“Dutch East Indies (in the days before the introduction of man-made fillers, “kapok”, a tropical plant fiber was an important padding in such items as life jackets and mattresses). When the islands fell to the Japanese, our kapok supply was cut off . . . and some form of replacement had to be found immediately.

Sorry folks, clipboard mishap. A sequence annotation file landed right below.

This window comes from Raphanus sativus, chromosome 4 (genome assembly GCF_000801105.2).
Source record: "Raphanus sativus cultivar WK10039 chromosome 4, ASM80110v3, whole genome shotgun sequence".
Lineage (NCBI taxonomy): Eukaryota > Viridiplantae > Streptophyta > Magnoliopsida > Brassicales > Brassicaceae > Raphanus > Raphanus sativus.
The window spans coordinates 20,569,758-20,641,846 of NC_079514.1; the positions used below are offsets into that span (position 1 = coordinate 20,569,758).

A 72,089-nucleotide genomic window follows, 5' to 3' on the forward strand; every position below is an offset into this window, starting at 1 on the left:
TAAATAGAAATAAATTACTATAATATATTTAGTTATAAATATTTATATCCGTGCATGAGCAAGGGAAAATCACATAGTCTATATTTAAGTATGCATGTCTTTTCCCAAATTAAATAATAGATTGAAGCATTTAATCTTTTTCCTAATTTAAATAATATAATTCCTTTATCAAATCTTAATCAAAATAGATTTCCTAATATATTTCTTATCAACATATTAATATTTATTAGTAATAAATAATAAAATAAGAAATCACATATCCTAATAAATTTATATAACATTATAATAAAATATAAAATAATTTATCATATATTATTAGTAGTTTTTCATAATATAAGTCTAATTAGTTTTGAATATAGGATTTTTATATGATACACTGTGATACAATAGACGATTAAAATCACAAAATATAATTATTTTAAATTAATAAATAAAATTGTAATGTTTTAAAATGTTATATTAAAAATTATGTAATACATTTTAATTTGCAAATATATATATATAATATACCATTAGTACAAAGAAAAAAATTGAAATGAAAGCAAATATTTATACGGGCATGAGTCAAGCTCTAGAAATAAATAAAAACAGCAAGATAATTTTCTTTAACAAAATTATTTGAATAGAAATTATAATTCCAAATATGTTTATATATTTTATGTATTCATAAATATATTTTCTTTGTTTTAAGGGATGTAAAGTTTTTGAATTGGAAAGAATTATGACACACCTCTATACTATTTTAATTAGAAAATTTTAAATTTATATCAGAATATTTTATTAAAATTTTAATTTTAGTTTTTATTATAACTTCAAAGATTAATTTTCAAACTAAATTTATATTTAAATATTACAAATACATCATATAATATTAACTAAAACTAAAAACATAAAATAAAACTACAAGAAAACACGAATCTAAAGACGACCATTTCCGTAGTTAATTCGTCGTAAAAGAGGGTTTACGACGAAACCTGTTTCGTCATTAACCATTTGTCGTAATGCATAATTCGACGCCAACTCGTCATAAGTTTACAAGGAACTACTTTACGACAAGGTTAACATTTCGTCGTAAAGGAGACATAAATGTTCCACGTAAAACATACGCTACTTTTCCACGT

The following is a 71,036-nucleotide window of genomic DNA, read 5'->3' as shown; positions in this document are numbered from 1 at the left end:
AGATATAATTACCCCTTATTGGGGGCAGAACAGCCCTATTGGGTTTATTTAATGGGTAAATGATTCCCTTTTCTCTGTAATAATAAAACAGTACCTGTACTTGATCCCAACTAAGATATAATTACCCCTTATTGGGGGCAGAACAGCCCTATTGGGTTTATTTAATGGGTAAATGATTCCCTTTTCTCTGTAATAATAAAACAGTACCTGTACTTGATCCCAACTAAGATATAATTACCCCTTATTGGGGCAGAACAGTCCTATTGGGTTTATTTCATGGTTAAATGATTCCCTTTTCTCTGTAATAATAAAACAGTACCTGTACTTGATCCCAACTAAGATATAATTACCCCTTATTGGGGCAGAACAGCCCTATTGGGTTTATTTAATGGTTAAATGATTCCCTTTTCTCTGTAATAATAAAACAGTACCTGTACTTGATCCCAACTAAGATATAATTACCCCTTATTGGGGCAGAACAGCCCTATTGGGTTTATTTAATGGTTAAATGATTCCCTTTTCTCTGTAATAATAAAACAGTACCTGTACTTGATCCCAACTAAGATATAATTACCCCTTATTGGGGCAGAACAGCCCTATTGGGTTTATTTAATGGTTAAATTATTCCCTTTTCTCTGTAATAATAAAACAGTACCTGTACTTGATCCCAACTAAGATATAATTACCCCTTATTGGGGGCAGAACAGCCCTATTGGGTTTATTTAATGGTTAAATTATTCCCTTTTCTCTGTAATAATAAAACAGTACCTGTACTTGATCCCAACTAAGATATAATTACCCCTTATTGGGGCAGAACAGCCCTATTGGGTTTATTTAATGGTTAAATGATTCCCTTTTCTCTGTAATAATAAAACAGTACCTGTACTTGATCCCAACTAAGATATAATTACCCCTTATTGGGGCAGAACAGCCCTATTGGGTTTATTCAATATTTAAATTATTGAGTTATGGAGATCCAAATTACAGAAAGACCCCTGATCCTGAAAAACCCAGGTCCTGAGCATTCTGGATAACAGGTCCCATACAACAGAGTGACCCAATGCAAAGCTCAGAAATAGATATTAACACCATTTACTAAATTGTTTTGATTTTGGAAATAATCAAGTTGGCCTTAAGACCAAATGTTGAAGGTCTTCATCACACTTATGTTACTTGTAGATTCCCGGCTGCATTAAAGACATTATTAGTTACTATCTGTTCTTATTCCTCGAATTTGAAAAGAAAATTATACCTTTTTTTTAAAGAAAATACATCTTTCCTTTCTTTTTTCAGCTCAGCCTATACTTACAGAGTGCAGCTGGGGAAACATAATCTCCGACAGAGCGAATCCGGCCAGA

It was then that a Chicago company began to substitute cattail cotton in furniture cushions and baseballs. Soon afterward, the Navy decided to look into the possibility of using the fuzzy heads of the aquatic weed in life belts and aviation jackets. A wartime water-resistance test demonstrated that-even after 100 hours of submersion-the “swamp down” was capable of maintaining buoyancy. So, cattail fluff, (along with milkweed down), was briefly seen as a “war effort resource”. (source)